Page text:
Our scriptures (the Bible and later) are full of people who sinned. Every kind of sin, including murder and sexual sins. The sinners are both from our people as well as non-Jews. Some of the sinners repent, others receive Godly or earthly punishment.

Nevertheless, there are no homosexuals in the Bible. Yes, sexual relationships between men are forbidden. But there are no concrete example of homosexuals in the Bible and as far as I know in later sources.

As opposed to other sinners (killers, adulterers, rapists, etc).

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    How many characters in the Bible sleep with their granddaughters? Every kind of sin is definitely not represented (nor is that surprising) – Double AA Oct 26 '18 at 13:30
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    Many sins are not mentioned because they do not have a specific reference to the needed story. – sabbahillel Oct 26 '18 at 13:32
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    "and as far as I know in later sources" Do you mean to include Midrashim that attribute homosexual behavior to various characters or are you only seeking explicit examples in the text? – Double AA Oct 26 '18 at 13:32
  • U. Man, welcome to Mi Yodeya, and thanks for bringing your question here! I look forward to seeing you around! – Isaac Moses Oct 26 '18 at 13:39
  • Like @DoubleAA mentioned, if you're willing to accept Midrashic interpretations, you don't have to go far to find examples. Offhand, I can think of 2 examples by the time Noach rolls around: Rashi to Genesis 9:22 and the Midrash quoted in this answer. – Salmononius2 Oct 26 '18 at 13:59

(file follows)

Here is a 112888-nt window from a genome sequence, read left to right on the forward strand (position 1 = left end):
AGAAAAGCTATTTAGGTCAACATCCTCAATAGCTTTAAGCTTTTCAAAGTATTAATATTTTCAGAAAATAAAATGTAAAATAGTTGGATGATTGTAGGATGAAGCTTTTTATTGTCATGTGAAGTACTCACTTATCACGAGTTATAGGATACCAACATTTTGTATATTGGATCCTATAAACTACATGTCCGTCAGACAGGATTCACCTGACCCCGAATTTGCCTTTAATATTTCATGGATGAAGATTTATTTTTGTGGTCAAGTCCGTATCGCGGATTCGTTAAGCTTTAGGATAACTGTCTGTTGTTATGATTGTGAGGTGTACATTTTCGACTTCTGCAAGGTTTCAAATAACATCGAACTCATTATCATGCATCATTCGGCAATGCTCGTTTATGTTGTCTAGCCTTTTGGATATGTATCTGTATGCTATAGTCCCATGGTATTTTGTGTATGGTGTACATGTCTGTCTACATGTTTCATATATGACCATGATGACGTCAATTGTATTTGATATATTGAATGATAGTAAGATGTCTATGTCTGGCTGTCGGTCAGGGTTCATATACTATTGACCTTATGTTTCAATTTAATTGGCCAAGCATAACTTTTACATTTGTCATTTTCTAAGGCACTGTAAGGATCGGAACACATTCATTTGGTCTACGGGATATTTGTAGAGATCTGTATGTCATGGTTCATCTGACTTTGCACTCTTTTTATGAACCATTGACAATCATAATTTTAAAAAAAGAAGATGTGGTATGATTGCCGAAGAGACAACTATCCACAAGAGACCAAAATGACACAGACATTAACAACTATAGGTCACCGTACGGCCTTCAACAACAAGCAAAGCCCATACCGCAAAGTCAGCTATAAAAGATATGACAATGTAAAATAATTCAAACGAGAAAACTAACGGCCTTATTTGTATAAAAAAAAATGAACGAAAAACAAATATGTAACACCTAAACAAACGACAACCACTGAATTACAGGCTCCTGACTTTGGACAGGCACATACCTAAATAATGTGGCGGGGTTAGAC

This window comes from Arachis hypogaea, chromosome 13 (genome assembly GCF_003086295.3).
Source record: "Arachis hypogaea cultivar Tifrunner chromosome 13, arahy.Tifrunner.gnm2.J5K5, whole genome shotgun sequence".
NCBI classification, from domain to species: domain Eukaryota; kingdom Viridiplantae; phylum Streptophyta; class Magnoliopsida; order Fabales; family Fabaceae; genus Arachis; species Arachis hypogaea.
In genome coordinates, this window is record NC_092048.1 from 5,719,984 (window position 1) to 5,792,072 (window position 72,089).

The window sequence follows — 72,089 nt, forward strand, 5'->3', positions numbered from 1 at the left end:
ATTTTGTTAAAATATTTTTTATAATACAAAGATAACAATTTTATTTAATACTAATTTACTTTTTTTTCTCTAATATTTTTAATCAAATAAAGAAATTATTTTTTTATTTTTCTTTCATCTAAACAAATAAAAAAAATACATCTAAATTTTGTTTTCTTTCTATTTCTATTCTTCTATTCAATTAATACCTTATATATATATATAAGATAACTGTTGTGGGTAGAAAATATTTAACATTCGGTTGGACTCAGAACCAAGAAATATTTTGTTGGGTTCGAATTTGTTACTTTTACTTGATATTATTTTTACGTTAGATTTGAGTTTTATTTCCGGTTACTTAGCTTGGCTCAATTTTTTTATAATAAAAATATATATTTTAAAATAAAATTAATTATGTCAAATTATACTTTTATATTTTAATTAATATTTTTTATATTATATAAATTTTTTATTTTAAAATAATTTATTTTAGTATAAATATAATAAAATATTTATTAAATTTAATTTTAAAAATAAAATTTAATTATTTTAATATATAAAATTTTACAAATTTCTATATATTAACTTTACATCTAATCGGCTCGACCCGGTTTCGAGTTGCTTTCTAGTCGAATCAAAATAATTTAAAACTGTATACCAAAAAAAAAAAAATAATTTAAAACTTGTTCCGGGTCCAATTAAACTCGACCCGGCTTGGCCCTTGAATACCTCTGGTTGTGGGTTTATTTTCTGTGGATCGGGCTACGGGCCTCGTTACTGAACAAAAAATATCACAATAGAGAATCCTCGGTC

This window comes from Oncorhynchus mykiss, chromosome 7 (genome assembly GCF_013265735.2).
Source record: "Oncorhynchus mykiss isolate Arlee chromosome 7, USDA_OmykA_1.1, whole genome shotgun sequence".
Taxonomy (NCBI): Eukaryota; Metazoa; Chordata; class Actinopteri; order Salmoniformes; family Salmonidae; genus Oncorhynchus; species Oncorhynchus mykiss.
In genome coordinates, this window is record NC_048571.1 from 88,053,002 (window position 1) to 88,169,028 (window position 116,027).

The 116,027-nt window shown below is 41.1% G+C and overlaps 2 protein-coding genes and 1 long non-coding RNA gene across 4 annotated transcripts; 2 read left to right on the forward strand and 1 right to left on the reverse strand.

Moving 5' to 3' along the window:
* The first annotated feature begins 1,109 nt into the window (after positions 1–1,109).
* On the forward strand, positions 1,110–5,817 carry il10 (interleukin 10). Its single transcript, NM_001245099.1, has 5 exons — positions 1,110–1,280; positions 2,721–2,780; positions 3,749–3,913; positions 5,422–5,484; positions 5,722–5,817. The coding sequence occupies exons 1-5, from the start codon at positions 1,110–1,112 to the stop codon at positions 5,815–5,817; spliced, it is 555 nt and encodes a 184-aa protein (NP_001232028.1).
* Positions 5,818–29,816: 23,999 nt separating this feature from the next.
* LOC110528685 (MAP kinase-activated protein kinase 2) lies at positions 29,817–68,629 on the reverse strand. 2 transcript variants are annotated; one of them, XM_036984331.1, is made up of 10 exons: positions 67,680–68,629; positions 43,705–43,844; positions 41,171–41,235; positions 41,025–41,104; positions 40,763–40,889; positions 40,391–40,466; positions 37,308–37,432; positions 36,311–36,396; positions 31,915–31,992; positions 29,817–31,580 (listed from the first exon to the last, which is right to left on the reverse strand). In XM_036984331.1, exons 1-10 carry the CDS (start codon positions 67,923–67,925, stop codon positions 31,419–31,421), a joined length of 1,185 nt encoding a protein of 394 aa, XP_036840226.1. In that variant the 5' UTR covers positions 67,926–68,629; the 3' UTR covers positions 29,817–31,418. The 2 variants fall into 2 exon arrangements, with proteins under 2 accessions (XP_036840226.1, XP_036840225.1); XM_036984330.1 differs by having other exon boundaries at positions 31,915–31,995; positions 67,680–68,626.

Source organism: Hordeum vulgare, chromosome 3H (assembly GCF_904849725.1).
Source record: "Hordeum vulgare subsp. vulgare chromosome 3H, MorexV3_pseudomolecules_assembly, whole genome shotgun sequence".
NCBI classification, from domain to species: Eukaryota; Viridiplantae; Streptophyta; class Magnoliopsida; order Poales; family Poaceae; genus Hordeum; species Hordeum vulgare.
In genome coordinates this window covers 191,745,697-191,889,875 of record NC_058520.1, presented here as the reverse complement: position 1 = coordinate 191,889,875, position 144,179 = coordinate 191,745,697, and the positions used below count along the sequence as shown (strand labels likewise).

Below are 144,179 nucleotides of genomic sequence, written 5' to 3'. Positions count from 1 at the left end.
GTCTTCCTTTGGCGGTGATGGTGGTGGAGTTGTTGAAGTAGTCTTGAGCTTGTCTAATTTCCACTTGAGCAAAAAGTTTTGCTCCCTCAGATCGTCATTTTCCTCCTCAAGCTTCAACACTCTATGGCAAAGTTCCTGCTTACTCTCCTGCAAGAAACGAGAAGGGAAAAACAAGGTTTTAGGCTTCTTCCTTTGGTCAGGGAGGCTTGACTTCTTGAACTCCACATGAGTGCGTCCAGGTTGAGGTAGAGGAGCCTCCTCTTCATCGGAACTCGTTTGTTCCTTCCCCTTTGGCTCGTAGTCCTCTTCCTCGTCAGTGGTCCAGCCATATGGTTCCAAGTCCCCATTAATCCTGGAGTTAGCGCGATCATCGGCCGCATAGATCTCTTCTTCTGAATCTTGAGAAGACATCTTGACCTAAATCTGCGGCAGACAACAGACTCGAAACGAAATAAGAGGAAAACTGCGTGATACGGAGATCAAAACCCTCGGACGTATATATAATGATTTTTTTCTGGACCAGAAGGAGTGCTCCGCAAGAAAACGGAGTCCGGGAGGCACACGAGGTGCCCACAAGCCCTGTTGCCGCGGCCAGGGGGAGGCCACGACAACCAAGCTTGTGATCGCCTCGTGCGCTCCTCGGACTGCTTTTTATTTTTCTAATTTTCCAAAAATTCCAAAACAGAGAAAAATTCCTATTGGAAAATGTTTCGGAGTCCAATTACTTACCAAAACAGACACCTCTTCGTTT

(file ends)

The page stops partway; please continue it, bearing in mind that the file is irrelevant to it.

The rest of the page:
In this week’s Torah portion parshat Vayeira Genesis 19,5 it says about the wicked people of Sedom who got destroyed because of their sins:

וַיִּקְרְא֤וּ אֶל־לוֹט֙ וַיֹּ֣אמְרוּ ל֔וֹ אַיֵּ֧ה הָאֲנָשִׁ֛ים אֲשֶׁר־בָּ֥אוּ אֵלֶ֖יךָ הַלָּ֑יְלָה הוֹצִיאֵ֣ם אֵלֵ֔ינוּ וְנֵדְעָ֖ה אֹתָֽם׃
And the men of Sedom called to Lot and they said to him: "where are the men you invited tonight bring them out, so that we should cohabit with them*"

*Rashi:"(ונדעה אתם" - במשכב זכר כמו אשר לא ידעו איש (ב"ר

In fact, that's where the term sodomy comes from.

Also the very parsha that that prohibits homosexuality says that the people of the land of Knaan did such abominations and G-d was disgusted by their actions and threw them out of the land in Leviticus chapter 18:

ואת זכר לא תשכב משכבי אשה תועבה הוא....אל תטמאו בכל אלה כי בכל אלה נטמאו הגוים אשר אני משלח מפניכם...ותטמא הארץ ואפקד עונה עליה ותקא הארץ את ישביה...כי את כל התועבת האל עשו אנשי הארץ אשר לפניכם ותטמא הארץ
Don't practice homosexuallity it is an abomination... Don't do these abominations because the nations which i am throwing out of the land did these impure actions... The land became impure i remembered its sins and the land (of Knaan) regurgitated its inhabitents... For all these abominations they did and the land became contaminated from their sins.